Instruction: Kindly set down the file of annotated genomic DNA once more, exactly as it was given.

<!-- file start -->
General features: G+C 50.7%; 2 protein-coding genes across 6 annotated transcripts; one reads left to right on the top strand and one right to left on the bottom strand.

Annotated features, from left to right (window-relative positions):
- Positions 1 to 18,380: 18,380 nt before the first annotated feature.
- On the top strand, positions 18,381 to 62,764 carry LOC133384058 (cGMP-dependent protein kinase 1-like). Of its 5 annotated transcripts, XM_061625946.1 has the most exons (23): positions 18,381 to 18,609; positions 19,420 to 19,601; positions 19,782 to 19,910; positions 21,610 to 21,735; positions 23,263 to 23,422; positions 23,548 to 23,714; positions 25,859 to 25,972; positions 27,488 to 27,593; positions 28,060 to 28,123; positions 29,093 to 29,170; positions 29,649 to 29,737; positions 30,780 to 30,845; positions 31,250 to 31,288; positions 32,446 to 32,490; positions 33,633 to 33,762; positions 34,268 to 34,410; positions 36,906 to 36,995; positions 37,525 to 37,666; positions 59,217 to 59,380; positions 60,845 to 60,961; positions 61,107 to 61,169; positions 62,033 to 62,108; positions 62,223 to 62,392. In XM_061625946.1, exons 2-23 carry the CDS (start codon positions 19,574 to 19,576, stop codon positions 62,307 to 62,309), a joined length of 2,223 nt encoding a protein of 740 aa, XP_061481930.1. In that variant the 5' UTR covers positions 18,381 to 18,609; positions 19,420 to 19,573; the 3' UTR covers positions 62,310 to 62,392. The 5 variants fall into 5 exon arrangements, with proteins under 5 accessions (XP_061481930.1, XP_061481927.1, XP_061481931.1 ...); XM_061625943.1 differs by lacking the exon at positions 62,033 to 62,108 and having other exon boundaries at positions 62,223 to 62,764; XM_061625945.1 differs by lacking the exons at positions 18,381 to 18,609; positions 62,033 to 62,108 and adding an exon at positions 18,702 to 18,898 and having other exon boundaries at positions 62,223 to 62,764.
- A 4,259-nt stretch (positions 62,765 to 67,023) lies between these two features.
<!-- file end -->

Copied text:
General features: G+C 50.7%; 2 protein-coding genes across 6 annotated transcripts; one reads left to right on the top strand and one right to left on the bottom strand.

Annotated features, from left to right (window-relative positions):
- Positions 1 to 18,380: 18,380 nt before the first annotated feature.
- On the top strand, positions 18,381 to 62,764 carry LOC133384058 (cGMP-dependent protein kinase 1-like). Of its 5 annotated transcripts, XM_061625946.1 has the most exons (23): positions 18,381 to 18,609; positions 19,420 to 19,601; positions 19,782 to 19,910; positions 21,610 to 21,735; positions 23,263 to 23,422; positions 23,548 to 23,714; positions 25,859 to 25,972; positions 27,488 to 27,593; positions 28,060 to 28,123; positions 29,093 to 29,170; positions 29,649 to 29,737; positions 30,780 to 30,845; positions 31,250 to 31,288; positions 32,446 to 32,490; positions 33,633 to 33,762; positions 34,268 to 34,410; positions 36,906 to 36,995; positions 37,525 to 37,666; positions 59,217 to 59,380; positions 60,845 to 60,961; positions 61,107 to 61,169; positions 62,033 to 62,108; positions 62,223 to 62,392. In XM_061625946.1, exons 2-23 carry the CDS (start codon positions 19,574 to 19,576, stop codon positions 62,307 to 62,309), a joined length of 2,223 nt encoding a protein of 740 aa, XP_061481930.1. In that variant the 5' UTR covers positions 18,381 to 18,609; positions 19,420 to 19,573; the 3' UTR covers positions 62,310 to 62,392. The 5 variants fall into 5 exon arrangements, with proteins under 5 accessions (XP_061481930.1, XP_061481927.1, XP_061481931.1 ...); XM_061625943.1 differs by lacking the exon at positions 62,033 to 62,108 and having other exon boundaries at positions 62,223 to 62,764; XM_061625945.1 differs by lacking the exons at positions 18,381 to 18,609; positions 62,033 to 62,108 and adding an exon at positions 18,702 to 18,898 and having other exon boundaries at positions 62,223 to 62,764.
- A 4,259-nt stretch (positions 62,765 to 67,023) lies between these two features.